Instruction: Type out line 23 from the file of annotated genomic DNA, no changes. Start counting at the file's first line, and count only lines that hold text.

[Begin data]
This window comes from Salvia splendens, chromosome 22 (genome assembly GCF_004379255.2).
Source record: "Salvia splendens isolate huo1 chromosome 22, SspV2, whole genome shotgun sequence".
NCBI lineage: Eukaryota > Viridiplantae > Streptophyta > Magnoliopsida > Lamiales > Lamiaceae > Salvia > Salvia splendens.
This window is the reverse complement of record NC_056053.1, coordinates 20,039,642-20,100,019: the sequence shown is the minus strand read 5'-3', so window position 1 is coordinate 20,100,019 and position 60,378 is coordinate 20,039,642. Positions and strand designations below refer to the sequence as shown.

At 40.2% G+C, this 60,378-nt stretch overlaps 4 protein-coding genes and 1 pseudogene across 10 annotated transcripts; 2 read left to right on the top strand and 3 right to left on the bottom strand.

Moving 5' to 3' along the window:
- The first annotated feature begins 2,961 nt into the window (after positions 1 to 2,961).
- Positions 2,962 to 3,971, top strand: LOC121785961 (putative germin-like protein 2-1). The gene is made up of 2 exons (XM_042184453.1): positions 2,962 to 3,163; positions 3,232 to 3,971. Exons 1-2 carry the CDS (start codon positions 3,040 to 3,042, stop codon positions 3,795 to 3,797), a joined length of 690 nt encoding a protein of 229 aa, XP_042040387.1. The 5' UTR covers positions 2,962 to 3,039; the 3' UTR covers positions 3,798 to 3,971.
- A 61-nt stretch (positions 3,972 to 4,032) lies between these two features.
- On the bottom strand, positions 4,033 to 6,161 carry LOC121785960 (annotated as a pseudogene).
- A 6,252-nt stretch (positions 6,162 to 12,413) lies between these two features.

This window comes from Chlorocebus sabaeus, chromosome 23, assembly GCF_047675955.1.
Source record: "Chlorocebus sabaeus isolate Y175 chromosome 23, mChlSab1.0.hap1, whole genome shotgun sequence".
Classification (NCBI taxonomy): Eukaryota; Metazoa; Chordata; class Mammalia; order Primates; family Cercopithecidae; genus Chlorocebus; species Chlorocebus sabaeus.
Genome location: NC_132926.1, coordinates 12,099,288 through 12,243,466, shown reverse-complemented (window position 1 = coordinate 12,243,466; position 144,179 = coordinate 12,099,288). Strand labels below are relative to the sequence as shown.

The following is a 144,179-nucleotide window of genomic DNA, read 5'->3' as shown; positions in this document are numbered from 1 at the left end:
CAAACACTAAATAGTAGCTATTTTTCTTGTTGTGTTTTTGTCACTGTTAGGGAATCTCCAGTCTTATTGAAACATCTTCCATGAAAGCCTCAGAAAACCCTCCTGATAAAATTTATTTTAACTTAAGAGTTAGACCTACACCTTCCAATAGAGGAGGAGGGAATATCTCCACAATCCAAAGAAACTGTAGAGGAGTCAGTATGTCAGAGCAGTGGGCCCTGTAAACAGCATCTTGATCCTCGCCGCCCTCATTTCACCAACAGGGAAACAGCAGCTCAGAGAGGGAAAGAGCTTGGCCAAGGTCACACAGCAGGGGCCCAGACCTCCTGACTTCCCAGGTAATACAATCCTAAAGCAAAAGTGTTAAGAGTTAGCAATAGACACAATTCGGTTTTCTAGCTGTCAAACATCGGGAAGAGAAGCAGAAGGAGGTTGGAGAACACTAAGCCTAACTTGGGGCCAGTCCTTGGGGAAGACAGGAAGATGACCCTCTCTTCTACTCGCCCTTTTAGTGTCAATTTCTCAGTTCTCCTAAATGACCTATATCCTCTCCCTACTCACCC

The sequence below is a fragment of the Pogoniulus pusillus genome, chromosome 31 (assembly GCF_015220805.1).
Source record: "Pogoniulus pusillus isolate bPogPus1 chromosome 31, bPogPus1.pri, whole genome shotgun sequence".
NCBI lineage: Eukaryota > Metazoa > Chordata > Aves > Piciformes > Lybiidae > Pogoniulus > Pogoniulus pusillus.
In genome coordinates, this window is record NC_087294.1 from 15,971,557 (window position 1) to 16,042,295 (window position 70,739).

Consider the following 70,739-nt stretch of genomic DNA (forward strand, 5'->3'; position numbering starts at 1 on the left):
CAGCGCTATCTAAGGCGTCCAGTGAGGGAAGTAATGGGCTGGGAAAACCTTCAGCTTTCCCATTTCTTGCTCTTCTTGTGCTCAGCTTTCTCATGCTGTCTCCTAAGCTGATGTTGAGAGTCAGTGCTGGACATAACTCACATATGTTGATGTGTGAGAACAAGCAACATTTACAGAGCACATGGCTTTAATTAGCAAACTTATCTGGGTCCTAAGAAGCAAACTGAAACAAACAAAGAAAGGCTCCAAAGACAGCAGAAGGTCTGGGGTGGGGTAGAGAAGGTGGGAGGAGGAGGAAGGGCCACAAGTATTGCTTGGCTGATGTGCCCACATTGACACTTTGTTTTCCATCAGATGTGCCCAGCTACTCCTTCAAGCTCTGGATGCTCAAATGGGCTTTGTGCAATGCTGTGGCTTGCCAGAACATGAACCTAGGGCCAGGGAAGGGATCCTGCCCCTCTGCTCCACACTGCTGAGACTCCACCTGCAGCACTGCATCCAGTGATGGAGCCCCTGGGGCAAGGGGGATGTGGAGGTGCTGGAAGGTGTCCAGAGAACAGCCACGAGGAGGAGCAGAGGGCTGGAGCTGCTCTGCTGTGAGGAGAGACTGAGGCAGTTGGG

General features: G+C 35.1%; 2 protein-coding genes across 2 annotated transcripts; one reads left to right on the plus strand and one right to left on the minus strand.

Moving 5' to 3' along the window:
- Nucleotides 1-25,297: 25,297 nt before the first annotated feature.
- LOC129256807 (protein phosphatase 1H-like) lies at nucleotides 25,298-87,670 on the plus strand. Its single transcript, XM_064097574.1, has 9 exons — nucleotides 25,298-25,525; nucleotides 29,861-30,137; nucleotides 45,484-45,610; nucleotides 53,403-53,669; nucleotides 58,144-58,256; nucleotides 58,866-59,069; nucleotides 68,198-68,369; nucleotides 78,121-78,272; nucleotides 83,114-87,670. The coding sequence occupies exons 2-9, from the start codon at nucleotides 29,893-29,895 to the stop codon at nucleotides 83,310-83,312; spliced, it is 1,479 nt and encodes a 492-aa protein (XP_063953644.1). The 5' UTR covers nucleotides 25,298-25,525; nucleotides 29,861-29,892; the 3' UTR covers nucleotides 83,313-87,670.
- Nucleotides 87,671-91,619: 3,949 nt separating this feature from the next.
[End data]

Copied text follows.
CAGCGCTATCTAAGGCGTCCAGTGAGGGAAGTAATGGGCTGGGAAAACCTTCAGCTTTCCCATTTCTTGCTCTTCTTGTGCTCAGCTTTCTCATGCTGTCTCCTAAGCTGATGTTGAGAGTCAGTGCTGGACATAACTCACATATGTTGATGTGTGAGAACAAGCAACATTTACAGAGCACATGGCTTTAATTAGCAAACTTATCTGGGTCCTAAGAAGCAAACTGAAACAAACAAAGAAAGGCTCCAAAGACAGCAGAAGGTCTGGGGTGGGGTAGAGAAGGTGGGAGGAGGAGGAAGGGCCACAAGTATTGCTTGGCTGATGTGCCCACATTGACACTTTGTTTTCCATCAGATGTGCCCAGCTACTCCTTCAAGCTCTGGATGCTCAAATGGGCTTTGTGCAATGCTGTGGCTTGCCAGAACATGAACCTAGGGCCAGGGAAGGGATCCTGCCCCTCTGCTCCACACTGCTGAGACTCCACCTGCAGCACTGCATCCAGTGATGGAGCCCCTGGGGCAAGGGGGATGTGGAGGTGCTGGAAGGTGTCCAGAGAACAGCCACGAGGAGGAGCAGAGGGCTGGAGCTGCTCTGCTGTGAGGAGAGACTGAGGCAGTTGGG